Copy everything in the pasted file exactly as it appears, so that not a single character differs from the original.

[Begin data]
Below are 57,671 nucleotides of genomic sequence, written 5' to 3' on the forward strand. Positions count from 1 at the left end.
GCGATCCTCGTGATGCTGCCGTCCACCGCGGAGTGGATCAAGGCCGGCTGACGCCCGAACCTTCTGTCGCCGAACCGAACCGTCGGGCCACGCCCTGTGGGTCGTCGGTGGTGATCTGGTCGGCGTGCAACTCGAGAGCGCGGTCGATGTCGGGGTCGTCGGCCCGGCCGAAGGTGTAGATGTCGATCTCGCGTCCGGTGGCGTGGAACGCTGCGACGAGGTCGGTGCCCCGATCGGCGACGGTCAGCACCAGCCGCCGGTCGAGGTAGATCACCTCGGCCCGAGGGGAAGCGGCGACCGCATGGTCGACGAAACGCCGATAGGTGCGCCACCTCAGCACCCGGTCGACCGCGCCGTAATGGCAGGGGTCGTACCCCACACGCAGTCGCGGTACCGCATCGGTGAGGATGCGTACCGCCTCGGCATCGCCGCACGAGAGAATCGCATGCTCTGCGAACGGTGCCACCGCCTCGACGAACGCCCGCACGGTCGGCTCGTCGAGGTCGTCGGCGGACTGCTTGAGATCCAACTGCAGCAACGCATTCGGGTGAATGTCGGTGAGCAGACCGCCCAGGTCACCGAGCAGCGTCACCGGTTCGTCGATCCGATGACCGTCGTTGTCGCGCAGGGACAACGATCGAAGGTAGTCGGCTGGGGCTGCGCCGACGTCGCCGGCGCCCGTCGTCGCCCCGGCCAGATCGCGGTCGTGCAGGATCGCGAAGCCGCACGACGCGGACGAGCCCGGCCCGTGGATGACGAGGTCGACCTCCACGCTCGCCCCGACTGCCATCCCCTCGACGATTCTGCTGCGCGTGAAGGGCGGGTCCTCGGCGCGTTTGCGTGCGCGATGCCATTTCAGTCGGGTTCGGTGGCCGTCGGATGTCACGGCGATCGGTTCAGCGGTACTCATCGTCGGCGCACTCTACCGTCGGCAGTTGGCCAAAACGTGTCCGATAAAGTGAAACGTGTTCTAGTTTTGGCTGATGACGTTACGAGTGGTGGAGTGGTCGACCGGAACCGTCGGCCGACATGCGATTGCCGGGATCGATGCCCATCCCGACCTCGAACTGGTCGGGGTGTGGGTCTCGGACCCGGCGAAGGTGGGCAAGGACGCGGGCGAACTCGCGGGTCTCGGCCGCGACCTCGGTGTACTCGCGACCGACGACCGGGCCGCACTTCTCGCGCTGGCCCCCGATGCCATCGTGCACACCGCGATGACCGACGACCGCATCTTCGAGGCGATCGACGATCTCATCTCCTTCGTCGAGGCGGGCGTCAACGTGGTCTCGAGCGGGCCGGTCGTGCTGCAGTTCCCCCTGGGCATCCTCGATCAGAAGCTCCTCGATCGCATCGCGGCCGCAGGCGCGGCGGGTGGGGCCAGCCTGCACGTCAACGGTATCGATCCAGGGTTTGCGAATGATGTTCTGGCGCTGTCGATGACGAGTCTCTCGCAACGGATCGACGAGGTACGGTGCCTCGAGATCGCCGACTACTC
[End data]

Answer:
Below are 57,671 nucleotides of genomic sequence, written 5' to 3' on the forward strand. Positions count from 1 at the left end.
GCGATCCTCGTGATGCTGCCGTCCACCGCGGAGTGGATCAAGGCCGGCTGACGCCCGAACCTTCTGTCGCCGAACCGAACCGTCGGGCCACGCCCTGTGGGTCGTCGGTGGTGATCTGGTCGGCGTGCAACTCGAGAGCGCGGTCGATGTCGGGGTCGTCGGCCCGGCCGAAGGTGTAGATGTCGATCTCGCGTCCGGTGGCGTGGAACGCTGCGACGAGGTCGGTGCCCCGATCGGCGACGGTCAGCACCAGCCGCCGGTCGAGGTAGATCACCTCGGCCCGAGGGGAAGCGGCGACCGCATGGTCGACGAAACGCCGATAGGTGCGCCACCTCAGCACCCGGTCGACCGCGCCGTAATGGCAGGGGTCGTACCCCACACGCAGTCGCGGTACCGCATCGGTGAGGATGCGTACCGCCTCGGCATCGCCGCACGAGAGAATCGCATGCTCTGCGAACGGTGCCACCGCCTCGACGAACGCCCGCACGGTCGGCTCGTCGAGGTCGTCGGCGGACTGCTTGAGATCCAACTGCAGCAACGCATTCGGGTGAATGTCGGTGAGCAGACCGCCCAGGTCACCGAGCAGCGTCACCGGTTCGTCGATCCGATGACCGTCGTTGTCGCGCAGGGACAACGATCGAAGGTAGTCGGCTGGGGCTGCGCCGACGTCGCCGGCGCCCGTCGTCGCCCCGGCCAGATCGCGGTCGTGCAGGATCGCGAAGCCGCACGACGCGGACGAGCCCGGCCCGTGGATGACGAGGTCGACCTCCACGCTCGCCCCGACTGCCATCCCCTCGACGATTCTGCTGCGCGTGAAGGGCGGGTCCTCGGCGCGTTTGCGTGCGCGATGCCATTTCAGTCGGGTTCGGTGGCCGTCGGATGTCACGGCGATCGGTTCAGCGGTACTCATCGTCGGCGCACTCTACCGTCGGCAGTTGGCCAAAACGTGTCCGATAAAGTGAAACGTGTTCTAGTTTTGGCTGATGACGTTACGAGTGGTGGAGTGGTCGACCGGAACCGTCGGCCGACATGCGATTGCCGGGATCGATGCCCATCCCGACCTCGAACTGGTCGGGGTGTGGGTCTCGGACCCGGCGAAGGTGGGCAAGGACGCGGGCGAACTCGCGGGTCTCGGCCGCGACCTCGGTGTACTCGCGACCGACGACCGGGCCGCACTTCTCGCGCTGGCCCCCGATGCCATCGTGCACACCGCGATGACCGACGACCGCATCTTCGAGGCGATCGACGATCTCATCTCCTTCGTCGAGGCGGGCGTCAACGTGGTCTCGAGCGGGCCGGTCGTGCTGCAGTTCCCCCTGGGCATCCTCGATCAGAAGCTCCTCGATCGCATCGCGGCCGCAGGCGCGGCGGGTGGGGCCAGCCTGCACGTCAACGGTATCGATCCAGGGTTTGCGAATGATGTTCTGGCGCTGTCGATGACGAGTCTCTCGCAACGGATCGACGAGGTACGGTGCCTCGAGATCGCCGACTACTC